Whitney Young Health (WYH) operates as a health center in Albany, Troy, and Watervliet, NY. In this marketing challenge, we needed to create new branding and communications to attract new patients and prompt the existing patients to return for more visits.
WYH was well-known in the community amongst its loyal base, but they were aiming to increase awareness and attract more prospective patients. In 2019, WYH served 20,000 patients with 64K patient services. With 48% of this population between the ages of 18-64, we decided our opportunity was with those aged 20-40 who may not have an established healthcare relationship. To begin our research and steer the project, we interviewed a sampling of staff, providers, managers, and board members.
Our patient profile found that most people entering WYH’s doors were commercially insured patients, mostly young people, at the lower end of the wage scale with benefits, who work in social services, support positions, etc. Many have come from the surrounding Albany Center neighborhood but often move on. Our patients also needed help with the social determinants of health that prevent people from getting care, such as food insecurities, housing, transportation, etc.
In terms of public perception, WYH was challenged with some misconceptions. There was a stigma that WYH was only for lower-income families, and that suburban families don’t come into the city which is perceived as unsafe. And overall, people generally did not know enough about WYH – overshadowed by the big hospitals that get the most news.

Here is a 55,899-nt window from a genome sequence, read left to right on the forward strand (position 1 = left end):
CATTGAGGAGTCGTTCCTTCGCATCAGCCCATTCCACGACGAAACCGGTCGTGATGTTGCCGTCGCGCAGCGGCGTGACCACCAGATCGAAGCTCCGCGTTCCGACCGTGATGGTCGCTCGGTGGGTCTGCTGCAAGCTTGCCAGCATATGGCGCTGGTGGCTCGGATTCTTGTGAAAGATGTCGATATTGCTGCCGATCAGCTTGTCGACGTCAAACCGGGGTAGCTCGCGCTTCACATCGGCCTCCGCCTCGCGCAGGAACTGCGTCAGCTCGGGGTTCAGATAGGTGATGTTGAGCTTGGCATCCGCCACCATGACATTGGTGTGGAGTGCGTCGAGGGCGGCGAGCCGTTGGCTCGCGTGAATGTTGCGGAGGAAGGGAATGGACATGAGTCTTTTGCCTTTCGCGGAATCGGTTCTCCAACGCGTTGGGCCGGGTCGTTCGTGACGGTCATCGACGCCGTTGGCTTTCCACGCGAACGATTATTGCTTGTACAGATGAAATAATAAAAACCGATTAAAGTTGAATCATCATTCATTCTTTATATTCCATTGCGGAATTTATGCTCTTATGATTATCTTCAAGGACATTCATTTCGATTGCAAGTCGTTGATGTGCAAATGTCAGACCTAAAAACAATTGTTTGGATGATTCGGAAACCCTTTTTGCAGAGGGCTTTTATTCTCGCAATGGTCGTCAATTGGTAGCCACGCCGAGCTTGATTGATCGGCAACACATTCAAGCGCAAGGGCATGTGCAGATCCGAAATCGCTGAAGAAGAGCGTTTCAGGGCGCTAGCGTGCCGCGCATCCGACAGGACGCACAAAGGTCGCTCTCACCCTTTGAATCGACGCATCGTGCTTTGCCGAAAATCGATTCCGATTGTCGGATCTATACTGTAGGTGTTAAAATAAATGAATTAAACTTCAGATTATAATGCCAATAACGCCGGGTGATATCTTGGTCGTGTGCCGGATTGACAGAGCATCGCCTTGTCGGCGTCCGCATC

It really came down to the fact that WYH needed to attract more patients. The organization hadn’t marketed to the community in a long while – new patients often came with physicians who moved their practices to WYH but had no other compelling reason from what our research told us. When those physicians retired, we often lost the patients.
The new brand promise we then created for WYH centered on the idea that they deliver top-quality care through meeting patients wherever they are in life – physically, emotionally, and medically – and through their committed, passionate providers who have patients’ best interests in mind.
Our media plan was three-fold. First, we planned to run a billboard campaign paid for three months, and free for three months. In addition, we would run a transit campaign in surrounding shelters, interior cards, and exterior queens. This was the mode of transportation our prospective patients used.
Second, we would run a radio campaign. 30-second advertisements would run on seven local radio stations for 6-10 weeks. In keeping with our target audience, we chose stations that were number one in Albany for adults 18-35.
Third, we proposed a three-month plan to place targeted display ads on apps, websites, and gaming devices based on demographics, behavior, interests, and age.
Given their website was outdated using inflexible technology, we developed a WordPress landing page so that we could track results and display their message and photography in the best way possible.
Online, the campaign results were apparent. After Direct and Organic Search, our referral sources through the digital campaign were driving traffic. The landing page was the second most visited page after the homepage. The overall website experienced spikes in visits in correlation to the display ad campaign. Ads placed on Spectrum Digital were showing up right after direct searches and Google, which was a big achievement. These ads yielded 167,540 impressions with 5,483 interactions. Overall, the website saw 19,876 new users with 87.22% new sessions within the campaign timeframe.